World Bulletin / News Desk
The UN has called for Sri Lanka to be held to account in addressing war crimes committed at the end of its decades-long civil war and to reduce its military presence in the country's war-affected north.
UN High Commissioner for Human Rights Zeid Ra'ad Al Hussein observed in an annual report, being debated at the UN Human Rights Council (UNHRC) on Wednesday, that the country has made slow progress in promoting accountability for post-war reconciliation.
The report highlights the need to "strengthen civilian oversight over the military ... over defense policy, discipline and promotion, budgeting and procurement."
It highlighted the government's failure to build confidence among the Tamil minority dominant in the north, where the war was concentrated, and noted that a 2015 process to release military-held land to civilians had not progressed as planned.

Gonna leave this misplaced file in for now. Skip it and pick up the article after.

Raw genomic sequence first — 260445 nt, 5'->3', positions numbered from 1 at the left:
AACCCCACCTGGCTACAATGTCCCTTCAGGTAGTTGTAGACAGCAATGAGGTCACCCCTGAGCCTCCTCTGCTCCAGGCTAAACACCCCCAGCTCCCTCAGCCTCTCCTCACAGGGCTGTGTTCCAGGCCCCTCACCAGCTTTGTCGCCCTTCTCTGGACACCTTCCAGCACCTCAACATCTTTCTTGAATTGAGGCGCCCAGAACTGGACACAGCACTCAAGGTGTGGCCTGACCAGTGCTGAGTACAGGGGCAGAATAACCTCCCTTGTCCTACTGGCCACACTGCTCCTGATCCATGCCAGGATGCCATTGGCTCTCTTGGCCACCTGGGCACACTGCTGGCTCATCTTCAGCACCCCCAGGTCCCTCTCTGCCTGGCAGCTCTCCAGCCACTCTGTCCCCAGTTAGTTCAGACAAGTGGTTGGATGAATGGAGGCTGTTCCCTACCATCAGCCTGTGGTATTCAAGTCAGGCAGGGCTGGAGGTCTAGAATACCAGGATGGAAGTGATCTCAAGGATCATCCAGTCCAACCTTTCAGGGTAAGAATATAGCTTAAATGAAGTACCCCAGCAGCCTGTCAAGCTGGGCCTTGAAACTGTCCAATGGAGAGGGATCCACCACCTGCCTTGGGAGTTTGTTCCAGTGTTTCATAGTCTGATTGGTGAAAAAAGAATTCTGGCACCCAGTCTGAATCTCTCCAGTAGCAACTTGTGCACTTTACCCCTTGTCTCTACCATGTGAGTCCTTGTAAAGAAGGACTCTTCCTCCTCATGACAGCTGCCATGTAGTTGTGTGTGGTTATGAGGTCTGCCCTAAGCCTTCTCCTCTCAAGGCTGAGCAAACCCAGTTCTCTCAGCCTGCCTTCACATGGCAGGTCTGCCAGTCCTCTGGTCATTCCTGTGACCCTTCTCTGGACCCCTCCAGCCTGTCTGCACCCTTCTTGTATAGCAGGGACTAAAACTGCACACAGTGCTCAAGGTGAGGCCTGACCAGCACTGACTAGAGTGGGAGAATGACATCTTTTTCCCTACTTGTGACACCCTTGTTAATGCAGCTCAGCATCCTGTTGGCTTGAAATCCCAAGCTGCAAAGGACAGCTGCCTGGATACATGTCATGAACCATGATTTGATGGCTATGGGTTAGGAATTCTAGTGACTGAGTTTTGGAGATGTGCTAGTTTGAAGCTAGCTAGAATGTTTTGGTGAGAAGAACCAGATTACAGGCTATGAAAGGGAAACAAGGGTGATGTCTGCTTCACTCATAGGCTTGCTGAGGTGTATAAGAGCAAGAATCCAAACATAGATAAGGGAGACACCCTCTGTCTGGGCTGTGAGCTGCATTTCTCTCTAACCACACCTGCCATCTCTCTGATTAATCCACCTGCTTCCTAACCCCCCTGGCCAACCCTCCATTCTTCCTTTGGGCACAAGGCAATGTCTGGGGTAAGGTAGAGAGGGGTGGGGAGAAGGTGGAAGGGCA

A top Foreign Ministry source in Colombo, who could not be named as they were not authorized to speak to media, said that the Sri Lankan Foreign Minister Mangala Samaraweera will tell the UNHRC that Sri Lanka is setting up special domestic courts to address accountability issues.
Since the end of the civil war in 2009, Sri Lanka has rejected an international probe of the alleged war crimes committed by the army but has proposed setting up a domestic mechanism, modeled in part on South Africa's post-apartheid tribunals, supported by the main Tamil political party, the Tamil National Alliance.
Sri Lanka's bloody 30 year civil war fought between the Sinhala-majority government and the militant Liberation Tigers of Tamil Eelam, who wanted a separate state for the Tamil minority in northern and parts of eastern Sri Lanka.